Is green juice really the end-all, be-all of wellness?


Photo: Stocksy/Jeff Wasserman

Ah, green juice. Is there anything more emblematic of the wellness movement? The starring vegetable may change (spinach, kale, and now celery juice), but green juice in general has stood the test of time—unlike Jazzercise and Jane Fonda workout videos.

But are green juice benefits for real? It’s a question registered dietitian Tracy Lockwood Beckerman, RD gets to the bottom of in Well+Good’s latest episode of You Versus Food, a YouTube series devoted to giving the straight facts on popular food and drink trends. (You’ve already subscribed to our channel, right?)

What are the benefits of green juice?

There are a couple, Beckerman says. Namely:

1. It’s rich in antioxidants. Thanks to all of those fruits and vegetables, of course!

2. It’s filled with easy-to-absorb nutrients. OK, you know all the benefits that you’d generally get with green veggies (antioxidants, minerals and phytonutrients)? You can get most of them from a green juice, in a format that’s potentially easier for your body to digest.

3. It’s high in chlorophyll. Chlorophyll is what plants use to convert sunlight into energy—and gives them their signature green color. In people, chlorophyll can aid digestion, help detox the liver, and has antioxidant properties.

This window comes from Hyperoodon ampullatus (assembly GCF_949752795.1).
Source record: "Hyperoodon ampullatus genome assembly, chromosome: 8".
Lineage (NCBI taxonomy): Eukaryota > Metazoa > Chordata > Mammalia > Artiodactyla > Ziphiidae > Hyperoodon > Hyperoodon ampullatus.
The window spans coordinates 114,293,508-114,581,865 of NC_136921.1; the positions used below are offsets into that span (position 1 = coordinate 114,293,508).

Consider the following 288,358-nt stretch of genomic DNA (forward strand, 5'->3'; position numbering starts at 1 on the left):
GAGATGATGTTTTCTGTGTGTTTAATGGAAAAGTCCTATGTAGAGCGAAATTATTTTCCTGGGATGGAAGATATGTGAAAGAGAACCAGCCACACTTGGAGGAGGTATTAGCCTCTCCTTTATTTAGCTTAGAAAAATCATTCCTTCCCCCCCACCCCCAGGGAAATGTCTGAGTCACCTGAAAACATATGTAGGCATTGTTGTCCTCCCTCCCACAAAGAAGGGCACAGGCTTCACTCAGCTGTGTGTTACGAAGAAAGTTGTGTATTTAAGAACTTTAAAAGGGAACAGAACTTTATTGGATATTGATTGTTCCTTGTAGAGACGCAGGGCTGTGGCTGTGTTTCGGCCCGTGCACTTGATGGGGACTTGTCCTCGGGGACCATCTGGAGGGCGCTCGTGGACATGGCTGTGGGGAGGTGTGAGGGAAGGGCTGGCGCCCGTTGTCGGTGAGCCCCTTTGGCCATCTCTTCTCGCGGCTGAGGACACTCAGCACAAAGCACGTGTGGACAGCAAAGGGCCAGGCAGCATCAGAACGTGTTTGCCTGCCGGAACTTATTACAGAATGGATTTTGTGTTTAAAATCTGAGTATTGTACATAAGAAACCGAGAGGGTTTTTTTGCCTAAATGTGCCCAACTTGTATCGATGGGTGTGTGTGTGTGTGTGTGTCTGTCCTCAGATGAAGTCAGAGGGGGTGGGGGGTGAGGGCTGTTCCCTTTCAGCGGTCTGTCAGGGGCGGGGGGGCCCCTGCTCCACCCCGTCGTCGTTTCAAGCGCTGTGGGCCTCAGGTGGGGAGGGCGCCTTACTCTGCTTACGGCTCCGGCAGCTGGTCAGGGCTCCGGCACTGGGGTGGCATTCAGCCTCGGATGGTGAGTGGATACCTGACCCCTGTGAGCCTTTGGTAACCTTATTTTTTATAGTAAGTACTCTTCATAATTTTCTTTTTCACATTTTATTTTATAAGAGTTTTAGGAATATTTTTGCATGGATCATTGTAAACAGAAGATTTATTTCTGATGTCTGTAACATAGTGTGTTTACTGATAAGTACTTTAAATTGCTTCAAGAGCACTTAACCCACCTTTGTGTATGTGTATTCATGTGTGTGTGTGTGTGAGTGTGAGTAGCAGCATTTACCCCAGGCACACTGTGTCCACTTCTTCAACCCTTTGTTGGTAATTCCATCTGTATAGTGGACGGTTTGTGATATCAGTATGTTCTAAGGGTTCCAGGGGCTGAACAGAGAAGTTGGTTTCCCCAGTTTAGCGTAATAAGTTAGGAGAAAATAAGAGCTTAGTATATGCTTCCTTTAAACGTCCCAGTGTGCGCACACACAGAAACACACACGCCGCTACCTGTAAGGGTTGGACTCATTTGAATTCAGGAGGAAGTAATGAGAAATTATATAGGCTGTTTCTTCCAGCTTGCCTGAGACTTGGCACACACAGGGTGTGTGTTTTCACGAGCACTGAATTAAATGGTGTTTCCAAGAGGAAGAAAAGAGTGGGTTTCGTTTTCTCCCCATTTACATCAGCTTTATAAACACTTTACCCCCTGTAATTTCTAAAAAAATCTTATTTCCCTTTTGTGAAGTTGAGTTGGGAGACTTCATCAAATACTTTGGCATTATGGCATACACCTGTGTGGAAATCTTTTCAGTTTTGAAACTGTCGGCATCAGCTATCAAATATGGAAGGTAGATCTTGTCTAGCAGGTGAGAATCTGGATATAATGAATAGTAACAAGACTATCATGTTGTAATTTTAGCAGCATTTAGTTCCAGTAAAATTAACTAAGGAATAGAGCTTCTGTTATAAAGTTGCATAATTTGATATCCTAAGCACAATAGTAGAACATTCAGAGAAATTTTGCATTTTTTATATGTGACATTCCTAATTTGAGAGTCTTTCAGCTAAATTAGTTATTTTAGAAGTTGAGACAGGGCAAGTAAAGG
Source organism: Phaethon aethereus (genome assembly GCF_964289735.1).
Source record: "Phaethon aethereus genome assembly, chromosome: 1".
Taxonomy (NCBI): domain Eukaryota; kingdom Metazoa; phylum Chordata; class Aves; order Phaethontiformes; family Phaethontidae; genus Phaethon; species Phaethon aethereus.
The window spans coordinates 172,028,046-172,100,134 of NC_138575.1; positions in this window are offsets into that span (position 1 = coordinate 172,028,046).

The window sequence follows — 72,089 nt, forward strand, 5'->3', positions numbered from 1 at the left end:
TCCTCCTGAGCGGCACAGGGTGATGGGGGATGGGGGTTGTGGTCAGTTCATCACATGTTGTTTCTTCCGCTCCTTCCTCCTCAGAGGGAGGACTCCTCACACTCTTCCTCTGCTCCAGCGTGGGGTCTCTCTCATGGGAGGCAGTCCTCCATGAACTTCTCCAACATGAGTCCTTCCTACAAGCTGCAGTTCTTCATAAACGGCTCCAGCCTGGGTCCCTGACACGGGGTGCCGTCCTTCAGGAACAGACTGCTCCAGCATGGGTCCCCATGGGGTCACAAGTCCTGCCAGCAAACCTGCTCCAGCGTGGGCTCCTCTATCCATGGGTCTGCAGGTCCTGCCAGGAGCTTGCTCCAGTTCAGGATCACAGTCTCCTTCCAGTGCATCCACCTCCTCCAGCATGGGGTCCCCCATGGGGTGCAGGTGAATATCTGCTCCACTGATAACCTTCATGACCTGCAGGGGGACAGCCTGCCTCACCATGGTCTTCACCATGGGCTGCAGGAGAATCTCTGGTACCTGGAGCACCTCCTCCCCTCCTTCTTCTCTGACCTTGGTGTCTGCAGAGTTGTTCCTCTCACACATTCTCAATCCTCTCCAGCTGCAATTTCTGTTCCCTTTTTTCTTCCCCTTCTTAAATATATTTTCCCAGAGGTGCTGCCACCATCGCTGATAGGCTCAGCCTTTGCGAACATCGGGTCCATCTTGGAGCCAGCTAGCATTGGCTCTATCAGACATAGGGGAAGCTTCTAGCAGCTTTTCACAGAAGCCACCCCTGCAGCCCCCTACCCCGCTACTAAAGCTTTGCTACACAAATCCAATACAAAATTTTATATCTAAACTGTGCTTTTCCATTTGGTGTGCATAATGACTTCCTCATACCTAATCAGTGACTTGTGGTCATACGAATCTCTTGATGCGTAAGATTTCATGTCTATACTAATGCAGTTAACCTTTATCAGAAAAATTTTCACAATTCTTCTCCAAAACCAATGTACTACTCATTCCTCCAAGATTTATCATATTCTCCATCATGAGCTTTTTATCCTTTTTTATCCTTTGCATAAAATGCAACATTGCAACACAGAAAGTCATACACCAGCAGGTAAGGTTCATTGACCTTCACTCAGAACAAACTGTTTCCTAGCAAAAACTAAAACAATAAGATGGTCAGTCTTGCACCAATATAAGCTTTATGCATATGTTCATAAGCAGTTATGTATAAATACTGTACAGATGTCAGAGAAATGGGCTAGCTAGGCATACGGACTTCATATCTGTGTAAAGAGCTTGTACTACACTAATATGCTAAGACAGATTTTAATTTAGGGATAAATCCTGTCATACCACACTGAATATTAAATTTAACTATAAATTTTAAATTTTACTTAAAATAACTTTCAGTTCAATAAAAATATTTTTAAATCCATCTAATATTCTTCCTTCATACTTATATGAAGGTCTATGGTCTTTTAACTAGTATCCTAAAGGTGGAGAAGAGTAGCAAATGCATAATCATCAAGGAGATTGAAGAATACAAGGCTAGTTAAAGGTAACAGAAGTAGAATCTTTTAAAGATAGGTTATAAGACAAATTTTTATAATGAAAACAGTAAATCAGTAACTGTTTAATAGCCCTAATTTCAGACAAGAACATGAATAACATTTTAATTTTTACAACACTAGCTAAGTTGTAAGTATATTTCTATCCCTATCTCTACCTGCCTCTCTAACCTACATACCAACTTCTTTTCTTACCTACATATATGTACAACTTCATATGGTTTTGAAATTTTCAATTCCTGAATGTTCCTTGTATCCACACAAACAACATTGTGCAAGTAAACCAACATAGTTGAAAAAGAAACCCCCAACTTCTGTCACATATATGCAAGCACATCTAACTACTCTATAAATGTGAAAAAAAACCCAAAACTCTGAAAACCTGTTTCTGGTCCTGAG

However: “A juice alone isn’t nutritionally considered a balanced meal,” Lockwood-Beckerman says. That’s because green juices typically lack much protein, healthy fat, and fiber. (Oh right, fiber!) She suggests supplementing a meal with green juice, or juicing between meals, rather than using a green juice as a meal replacement.

You should also be a little skeptical about people waxing poetic about celery juice. “More research is needed, specifically in humans, before we jump on the celery bandwagon,” says Beckerman. She says that certain compounds in celery (like tannins and saponins) have potential to help with a number of health conditions…but you can also just eat celery.

What should you look for in a green juice?

If you’re buying your green juice, keep your eye on the added sugar. “If it tastes too good to be true, it probably is,” Beckerman says. (Meaning there’s probably a ton of sugar in there!) If you see a label with fruit juice or fruit concentrate on the ingredients list, Beckerman says you should skip it.

It’s easier to control the sugar if you go the DIY route. “If making your own juice, you want a ratio of 2:1 when it comes to the perfect veggie to fruit ratio,” Beckerman says. “Say, two cups of spinach to one cup of berries.”

Ready to get your juice on? Watch the episode to the end to see if it gets the, er, green light from this top dietitian.

This piece was originally published on February 1, 2019. It was updated on April 5, 2019. 

While we’re busting myths about food trends, let’s set the record about whether carb-y foods like potatoes and rice are good for you. 

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